So how does this happen? How does a community that is consistently voted one of the most desirable communities in America abide a “veiled identity” of racism? Well, as anything else, accountability and responsibility lie at the top. The Howard County school superintendent needs to take a much more active and consistent approach to the issues that have occurred in our schools, from the raising of Confederate flags at Glenelg High School to the racist social media posts by students at the other schools I have mentioned. There is no blanket right to free speech in a school environment. Both students and parents should be assured that the learning environment of their children is safe and welcoming for all children. And school administrators do have the ability to greatly restrict that right in a public school environment and for obvious reasons. The Howard County, Maryland government also needs to take a proactive and visibly vocal position regarding its schools and county employees. The diversity coordinator position within the school system that was created in response to the Mt. Hebron incident that mysteriously disappeared before it was ever staffed, should be reactivated and actually staffed. Recently it has come to my attention that the human rights commissioner that replaced me on the county Human Rights Commission resigned less than a year into his 5 year appointed term. Apparently, among other things, he had caused a commotion on the Commission by repeatedly using the racially laden “N” word during Commission meetings, causing the Commission to have to hold a sensitivity training for the Commission as a result. You read that correctly…the county government Human Rights Commission had to hold a SENSITIVITY TRAINING because one of its county executive appointed Commissioners, Ivan Betancourt, was repeatedly using a racial epithet during Commission meetings. Betancourt then spewed the same racially laden language, including the “N” word at the meeting, claiming the word is in the dictionary and he has a right to say it. So a Howard County Human Rights Commissioner that was vigorously backed by our county executive to replace an African-American woman, myself, on the Commission, resigned less than a year into his 5 year appointed term after using racial epithets such as the racially charged “N” word during Commission meetings.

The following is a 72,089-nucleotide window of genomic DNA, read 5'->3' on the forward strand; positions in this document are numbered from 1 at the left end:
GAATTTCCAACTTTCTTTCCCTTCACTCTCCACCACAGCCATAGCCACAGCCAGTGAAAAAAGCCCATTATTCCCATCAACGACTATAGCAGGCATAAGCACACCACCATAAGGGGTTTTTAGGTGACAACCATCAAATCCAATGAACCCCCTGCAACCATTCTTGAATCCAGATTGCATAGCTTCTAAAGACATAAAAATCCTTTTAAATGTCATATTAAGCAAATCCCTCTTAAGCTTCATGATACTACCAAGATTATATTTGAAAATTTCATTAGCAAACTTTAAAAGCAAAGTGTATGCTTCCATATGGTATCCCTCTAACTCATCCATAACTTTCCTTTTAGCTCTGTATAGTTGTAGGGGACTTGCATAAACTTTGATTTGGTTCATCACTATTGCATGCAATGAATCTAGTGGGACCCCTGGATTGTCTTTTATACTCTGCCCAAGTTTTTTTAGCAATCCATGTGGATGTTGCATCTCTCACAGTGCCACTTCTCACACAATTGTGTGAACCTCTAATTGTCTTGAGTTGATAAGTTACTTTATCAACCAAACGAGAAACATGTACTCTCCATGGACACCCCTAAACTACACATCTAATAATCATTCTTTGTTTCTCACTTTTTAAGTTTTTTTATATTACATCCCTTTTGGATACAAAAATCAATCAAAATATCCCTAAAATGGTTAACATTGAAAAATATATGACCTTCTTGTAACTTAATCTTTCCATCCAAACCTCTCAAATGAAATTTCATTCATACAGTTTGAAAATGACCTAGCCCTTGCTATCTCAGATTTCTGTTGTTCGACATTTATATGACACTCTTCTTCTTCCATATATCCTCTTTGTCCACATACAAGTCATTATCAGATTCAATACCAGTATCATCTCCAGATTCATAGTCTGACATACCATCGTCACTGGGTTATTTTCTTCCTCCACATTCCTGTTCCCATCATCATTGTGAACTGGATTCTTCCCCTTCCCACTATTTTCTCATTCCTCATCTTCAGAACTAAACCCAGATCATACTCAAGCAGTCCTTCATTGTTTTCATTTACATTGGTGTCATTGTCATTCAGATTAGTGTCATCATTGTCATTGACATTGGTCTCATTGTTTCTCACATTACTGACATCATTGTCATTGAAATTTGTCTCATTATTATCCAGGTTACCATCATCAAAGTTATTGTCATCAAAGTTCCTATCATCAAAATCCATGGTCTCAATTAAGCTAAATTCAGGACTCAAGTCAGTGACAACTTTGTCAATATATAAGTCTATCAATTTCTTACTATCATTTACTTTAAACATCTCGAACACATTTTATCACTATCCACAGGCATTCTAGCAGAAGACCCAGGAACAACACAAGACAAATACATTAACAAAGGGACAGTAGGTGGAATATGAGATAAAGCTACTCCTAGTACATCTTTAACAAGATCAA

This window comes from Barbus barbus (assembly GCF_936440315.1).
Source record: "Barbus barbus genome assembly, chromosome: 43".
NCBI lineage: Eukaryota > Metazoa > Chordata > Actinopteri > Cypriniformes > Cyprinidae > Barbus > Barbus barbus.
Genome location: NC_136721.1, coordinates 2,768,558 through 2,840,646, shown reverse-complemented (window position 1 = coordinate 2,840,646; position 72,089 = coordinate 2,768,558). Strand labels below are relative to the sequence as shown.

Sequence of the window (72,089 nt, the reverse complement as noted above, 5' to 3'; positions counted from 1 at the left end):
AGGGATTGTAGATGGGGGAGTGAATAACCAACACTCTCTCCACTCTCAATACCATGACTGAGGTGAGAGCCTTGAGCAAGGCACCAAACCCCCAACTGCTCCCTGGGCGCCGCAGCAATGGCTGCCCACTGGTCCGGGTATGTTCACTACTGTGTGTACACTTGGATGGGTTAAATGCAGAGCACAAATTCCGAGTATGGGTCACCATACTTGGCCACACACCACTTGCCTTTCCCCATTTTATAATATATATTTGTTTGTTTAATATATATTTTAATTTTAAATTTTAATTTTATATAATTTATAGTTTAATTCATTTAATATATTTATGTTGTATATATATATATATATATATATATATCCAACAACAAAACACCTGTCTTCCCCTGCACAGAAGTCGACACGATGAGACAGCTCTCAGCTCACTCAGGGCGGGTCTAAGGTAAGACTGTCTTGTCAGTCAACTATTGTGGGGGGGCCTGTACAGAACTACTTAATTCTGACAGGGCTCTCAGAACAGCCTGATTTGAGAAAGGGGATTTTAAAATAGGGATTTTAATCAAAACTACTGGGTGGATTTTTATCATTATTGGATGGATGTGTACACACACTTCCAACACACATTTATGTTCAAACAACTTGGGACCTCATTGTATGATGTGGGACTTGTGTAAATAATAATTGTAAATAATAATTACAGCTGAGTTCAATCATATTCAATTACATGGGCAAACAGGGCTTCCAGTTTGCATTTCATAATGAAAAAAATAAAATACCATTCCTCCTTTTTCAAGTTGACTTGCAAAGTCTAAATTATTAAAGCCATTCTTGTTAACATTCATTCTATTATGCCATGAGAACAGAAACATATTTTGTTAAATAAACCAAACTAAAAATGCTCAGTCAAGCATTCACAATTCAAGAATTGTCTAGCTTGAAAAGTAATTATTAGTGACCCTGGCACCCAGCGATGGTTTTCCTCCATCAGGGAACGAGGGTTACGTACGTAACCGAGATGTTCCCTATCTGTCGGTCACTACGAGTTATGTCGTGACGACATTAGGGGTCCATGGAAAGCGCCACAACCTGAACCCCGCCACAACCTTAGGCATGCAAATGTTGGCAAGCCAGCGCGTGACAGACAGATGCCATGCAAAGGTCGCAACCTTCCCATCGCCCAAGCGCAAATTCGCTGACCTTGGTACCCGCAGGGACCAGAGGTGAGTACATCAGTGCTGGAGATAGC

Then there is the issue of our former county sheriff in the summer of 2015 with the complaint alleged by the deputy who filed a human rights violation complaint, among other things, alleging that our former county sheriff routinely made racist, sexist and anti-Semitic remarks. Dr. Sands, the head of the Howard County Office of Human Rights personally contacted me, as the then chair of the Human Rights Commission and adamantly requested that I help her “resolve” the complaint without addressing the matter before the full Commission, a clear and blatant violation of Howard County, MD human rights policy and procedure for reviewing complaints. I told her that the deputy should have a right to file his complaint with her office, like any other county employee and that I would not assist her in hiding the matter in violation of not only the deputy’s civil rights, but county law. Not surprisingly, the next month I received a certificate from the county government thanking me for my service, a de facto notice that I was officially not to be reappointed to the Human Rights Commission. And then that same month Ivan Betancourt was appointed to replace me on the Commission. So there you have it. This is how racism lives and thrives. We feed it by hiding it and explaining it away with catchy phrases like “teachable moments”. If we are truly ever going to be #OneHoward, we need to expose the elephant in the room and tell it is no longer welcome in Howard County. And then we need to take measurable, open and honest steps to make sure it knows to never return.